1000 Mythological Characters Briefly Described

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“Even as the sun with purple-colored face
Had ta’en his last leave of the weeping morn.
Rose-cheeked Adonis hied him to the chase;
Hunting he loved, but love he laughed to scorn.”

Adrastaea (Adrastae′a), another name of Nemesis, one of the goddesses of justice.

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Ambarvalia (Ambarva′lia) were festivals in honor of Ceres, instituted by Roman husbandmen to purge their fields. At the spring festival the head of each family led an animal, usually a pig or ram, decked with oak boughs, round his grounds, and offered milk and new wine. After harvest there was another festival, at which Ceres was presented with the first-fruits of the season. See Ceres.

Amber, see Heliades.

Ambrosia (Ambro′sia) were Bacchanalian festivals.

Amica (Ami′ca), a name of Venus.

Amphion (Amphi′on) was the son of Jupiter and Antiope. He was greatly skilled in music; and it is said that, at the sound of his lute, the stones arranged themselves so regularly as to make the walls of the city of Thebes.

Amphion, too, as story goes, could call
Obedient stones to make the Theban wall.”
“New walls to Thebes, Amphion thus began.”
William King.
“Such strains I sing as once Amphion played,
When list’ning flocks the powerful call obeyed.”

Amphitrite (Amphitri′te) (or Salatia), the wife of Neptune, [22] was a daughter of Oceanus and Tethys. She was the mother of Triton, a sea god.

“His weary chariot sought the bowers
Of Amphitrite and her tending nymphs.”

Amycus (Amy′cus) was king of Bebrycia. He was a son of Neptune, and was killed by Pollux.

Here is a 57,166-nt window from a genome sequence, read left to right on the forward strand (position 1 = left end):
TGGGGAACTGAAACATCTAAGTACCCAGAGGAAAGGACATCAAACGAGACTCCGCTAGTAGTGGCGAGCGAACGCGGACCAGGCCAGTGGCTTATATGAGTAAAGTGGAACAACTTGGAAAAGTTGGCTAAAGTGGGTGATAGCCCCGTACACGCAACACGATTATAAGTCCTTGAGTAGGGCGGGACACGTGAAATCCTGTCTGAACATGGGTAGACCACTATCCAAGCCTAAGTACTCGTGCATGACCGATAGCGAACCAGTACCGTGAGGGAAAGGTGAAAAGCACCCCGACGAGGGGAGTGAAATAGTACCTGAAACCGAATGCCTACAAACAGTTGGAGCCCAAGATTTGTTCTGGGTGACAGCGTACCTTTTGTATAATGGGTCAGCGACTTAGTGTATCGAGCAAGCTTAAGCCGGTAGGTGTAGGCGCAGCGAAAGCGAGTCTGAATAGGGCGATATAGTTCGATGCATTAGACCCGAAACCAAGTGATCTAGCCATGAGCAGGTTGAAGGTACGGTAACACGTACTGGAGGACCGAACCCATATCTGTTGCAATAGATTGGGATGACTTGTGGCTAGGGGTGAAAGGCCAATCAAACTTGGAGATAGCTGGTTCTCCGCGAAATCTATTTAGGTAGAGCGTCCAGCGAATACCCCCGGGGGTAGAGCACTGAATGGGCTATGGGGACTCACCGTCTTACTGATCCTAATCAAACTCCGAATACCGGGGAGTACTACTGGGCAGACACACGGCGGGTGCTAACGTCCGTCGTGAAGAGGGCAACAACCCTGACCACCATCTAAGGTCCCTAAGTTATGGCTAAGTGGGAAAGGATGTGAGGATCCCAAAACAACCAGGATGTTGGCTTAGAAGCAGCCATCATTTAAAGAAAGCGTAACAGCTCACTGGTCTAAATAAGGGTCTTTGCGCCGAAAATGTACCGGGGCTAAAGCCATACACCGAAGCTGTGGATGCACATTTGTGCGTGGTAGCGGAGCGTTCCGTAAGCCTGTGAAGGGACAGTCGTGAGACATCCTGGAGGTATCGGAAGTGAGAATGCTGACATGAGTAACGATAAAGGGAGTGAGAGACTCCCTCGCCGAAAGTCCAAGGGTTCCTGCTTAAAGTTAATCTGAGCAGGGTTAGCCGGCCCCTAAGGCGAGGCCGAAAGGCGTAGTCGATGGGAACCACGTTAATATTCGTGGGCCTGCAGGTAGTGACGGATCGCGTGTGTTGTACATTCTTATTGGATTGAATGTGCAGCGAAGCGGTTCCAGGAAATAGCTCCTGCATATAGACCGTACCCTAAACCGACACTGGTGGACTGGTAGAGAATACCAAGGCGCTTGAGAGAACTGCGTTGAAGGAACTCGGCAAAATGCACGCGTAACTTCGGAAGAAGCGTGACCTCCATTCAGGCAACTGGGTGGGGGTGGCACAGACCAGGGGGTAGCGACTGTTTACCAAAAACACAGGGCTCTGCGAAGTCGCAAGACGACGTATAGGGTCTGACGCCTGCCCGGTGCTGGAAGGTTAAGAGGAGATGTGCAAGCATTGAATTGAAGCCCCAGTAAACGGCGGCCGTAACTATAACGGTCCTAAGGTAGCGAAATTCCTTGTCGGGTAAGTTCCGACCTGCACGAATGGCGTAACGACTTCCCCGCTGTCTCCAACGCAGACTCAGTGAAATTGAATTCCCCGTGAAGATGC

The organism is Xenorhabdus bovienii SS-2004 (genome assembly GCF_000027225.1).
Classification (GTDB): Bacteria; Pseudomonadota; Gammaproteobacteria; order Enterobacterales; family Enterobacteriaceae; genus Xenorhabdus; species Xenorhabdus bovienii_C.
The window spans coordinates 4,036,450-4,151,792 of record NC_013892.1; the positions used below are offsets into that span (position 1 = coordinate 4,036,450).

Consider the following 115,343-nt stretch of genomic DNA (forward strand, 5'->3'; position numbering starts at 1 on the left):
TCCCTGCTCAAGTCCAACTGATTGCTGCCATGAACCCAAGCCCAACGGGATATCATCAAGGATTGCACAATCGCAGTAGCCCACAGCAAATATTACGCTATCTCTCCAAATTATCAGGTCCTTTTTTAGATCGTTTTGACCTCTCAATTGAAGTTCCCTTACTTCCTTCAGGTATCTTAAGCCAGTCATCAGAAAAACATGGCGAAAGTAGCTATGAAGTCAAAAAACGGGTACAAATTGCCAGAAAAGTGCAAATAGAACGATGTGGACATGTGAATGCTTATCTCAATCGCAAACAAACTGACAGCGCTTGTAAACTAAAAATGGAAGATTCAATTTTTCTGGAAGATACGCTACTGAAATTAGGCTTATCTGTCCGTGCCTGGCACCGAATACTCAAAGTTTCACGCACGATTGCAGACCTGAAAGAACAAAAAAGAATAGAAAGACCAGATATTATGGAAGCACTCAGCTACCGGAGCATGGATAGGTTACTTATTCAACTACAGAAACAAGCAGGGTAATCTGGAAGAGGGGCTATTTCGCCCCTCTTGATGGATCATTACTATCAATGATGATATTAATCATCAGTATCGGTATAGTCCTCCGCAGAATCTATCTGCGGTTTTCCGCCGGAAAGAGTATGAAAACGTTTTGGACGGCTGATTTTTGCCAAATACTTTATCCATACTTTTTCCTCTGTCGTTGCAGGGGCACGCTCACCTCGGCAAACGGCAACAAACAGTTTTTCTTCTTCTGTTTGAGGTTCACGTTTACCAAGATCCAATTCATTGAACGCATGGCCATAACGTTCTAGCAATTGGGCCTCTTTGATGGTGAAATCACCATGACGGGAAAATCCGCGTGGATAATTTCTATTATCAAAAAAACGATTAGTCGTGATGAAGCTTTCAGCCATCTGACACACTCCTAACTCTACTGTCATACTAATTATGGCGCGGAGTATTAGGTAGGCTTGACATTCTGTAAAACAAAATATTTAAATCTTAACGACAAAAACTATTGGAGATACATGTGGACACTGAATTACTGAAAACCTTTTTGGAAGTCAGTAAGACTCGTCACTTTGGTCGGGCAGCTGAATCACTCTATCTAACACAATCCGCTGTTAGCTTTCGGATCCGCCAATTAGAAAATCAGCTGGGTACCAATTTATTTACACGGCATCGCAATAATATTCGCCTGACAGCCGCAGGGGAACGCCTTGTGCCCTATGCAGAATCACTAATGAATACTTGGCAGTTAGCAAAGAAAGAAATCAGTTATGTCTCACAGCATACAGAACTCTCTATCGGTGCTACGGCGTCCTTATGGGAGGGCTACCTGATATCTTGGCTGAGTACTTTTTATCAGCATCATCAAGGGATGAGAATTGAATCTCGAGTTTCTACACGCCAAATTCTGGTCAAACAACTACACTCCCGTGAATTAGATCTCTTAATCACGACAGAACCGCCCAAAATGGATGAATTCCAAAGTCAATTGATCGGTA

Ancaeus (Ancae′us). A son of Neptune, who left a cup of wine to hunt a wild boar which killed him, and the wine was untasted. This was the origin of the proverb—“There’s many a slip ’twixt cup and lip.”

Ancilia (Ancil′ia), the twelve sacred shields. The first Ancile was supposed to have fallen from heaven in answer to the prayer of Numa Pompilius. It was kept with the greatest care, as it was prophesied that the fate of the Roman people would depend upon its preservation. An order of priesthood was established to take care of the Ancilia, and on 1st March each year the shields were carried in procession, and in the evening there was a great feast, called Coena Saliaris.

Andromeda (Androm′eda), the daughter of Cepheus, king of the Ethiopians, was wife of Perseus, by whom she was rescued when she was chained to a rock and was about to be devoured by a sea-monster.

Anemone (Anem′one). Venus changed Adonis into this flower.

Angeronia (Angero′nia), otherwise Volupia, was the goddess [23] who had the power of dispelling anguish of mind.

Anna Perenna (Anna Peren′na), one of the rural divinities.